Digital technologies, robots, machine learning, artificial intelligence, and augmented realities are examples of digital solutions that can be adopted to enhance the activities where usefulness is delivered or optimise necessary activities that are not at the points where IAQ audits usefulness is delivered. Streamlining of process to eliminate wastes can potentially save a lot of money for an industry and stakeholders involved. This can also be true for IAQ audits. More emphasis should also be given to continuous improvement efforts.

Building owners, professionals and occupants and government agencies will be motivated to know more about IAQ audits, do it properly and do it more often if the economic implication of conducting IAQ audits is significantly reduced without compromising the delivered usefulness or get more usefulness from invested resources.

So, when should IAQ audits be conducted? Daily, weekly, monthly, two times a year, yearly, two years, or every three years? I will argue that conducting IAQ audits every 3 years is inappropriate for it to be meaningful, and the decision on when to conduct IAQ audits should not be prescriptive based. It should be performance-based.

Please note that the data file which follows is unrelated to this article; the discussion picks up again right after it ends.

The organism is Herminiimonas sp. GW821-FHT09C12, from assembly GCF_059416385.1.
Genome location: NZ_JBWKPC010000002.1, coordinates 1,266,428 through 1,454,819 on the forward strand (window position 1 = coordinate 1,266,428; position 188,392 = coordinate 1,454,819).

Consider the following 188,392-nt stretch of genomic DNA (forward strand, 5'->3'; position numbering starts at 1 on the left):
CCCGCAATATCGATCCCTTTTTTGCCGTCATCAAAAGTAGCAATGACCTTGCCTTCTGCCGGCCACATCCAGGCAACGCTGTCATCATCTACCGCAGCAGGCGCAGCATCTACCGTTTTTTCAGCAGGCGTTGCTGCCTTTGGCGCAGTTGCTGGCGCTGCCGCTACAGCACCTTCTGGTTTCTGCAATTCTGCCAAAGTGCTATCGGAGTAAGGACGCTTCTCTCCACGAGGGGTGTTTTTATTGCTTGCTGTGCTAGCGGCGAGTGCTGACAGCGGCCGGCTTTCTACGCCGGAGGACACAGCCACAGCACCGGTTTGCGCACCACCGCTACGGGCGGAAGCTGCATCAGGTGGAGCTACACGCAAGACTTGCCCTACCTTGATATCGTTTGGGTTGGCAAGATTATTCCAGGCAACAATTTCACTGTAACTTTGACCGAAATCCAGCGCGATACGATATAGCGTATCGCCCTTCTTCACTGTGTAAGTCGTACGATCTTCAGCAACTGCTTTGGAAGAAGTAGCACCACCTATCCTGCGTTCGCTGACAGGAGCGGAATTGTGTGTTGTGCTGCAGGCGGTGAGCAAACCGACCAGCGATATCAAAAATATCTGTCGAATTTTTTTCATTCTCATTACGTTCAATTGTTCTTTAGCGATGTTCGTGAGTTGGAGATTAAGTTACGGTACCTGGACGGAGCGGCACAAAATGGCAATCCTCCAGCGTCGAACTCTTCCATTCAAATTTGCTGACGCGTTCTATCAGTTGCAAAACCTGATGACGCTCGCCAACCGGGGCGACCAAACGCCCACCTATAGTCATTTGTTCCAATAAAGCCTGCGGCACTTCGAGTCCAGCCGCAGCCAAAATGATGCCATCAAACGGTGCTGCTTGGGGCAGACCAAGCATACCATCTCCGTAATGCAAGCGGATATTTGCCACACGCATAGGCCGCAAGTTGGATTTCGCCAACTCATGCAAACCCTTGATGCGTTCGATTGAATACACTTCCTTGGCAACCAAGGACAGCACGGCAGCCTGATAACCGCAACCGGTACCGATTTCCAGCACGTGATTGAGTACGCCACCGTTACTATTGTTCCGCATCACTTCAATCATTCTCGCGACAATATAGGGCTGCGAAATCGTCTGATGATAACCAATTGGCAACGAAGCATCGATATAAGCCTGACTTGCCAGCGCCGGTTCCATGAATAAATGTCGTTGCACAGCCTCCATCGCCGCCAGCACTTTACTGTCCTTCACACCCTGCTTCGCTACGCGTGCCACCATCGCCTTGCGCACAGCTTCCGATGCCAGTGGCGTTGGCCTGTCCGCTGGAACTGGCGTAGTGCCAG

Research efforts should strive towards the development of digital solutions and their adoption for IAQ audits in an effort to deliver healthy buildings. However, all stakeholders involved should note the limitation of digital solutions. They cannot solve problems. They can only enhance the process of solving problems. Efforts should also be invested in creating a system that aid exposure of problems in the IAQ audits process and have the tools for solving the problems. Lean thinking can help create such a system. The lean thinking goal is value delivery and wastes elimination. Lean thinking alone cannot deliver high value-oriented productivity either. Lean thinking should be integrated with digital solutions adoption.

Integrating lean thinking with digital solutions will enhance the process of exposing and solving the exposed problems to deliver value to all stakeholders involved. Such benefits from research efforts could one day make it convenient and comfortable to conduct IAQ audits on a daily basis. I rest my case.

Do you want to learn more about indoor air quality audits? Read Cheong and Lau (2003), Wet et al. (2015), and Yu and Kim (2011) papers.

Leave a Reply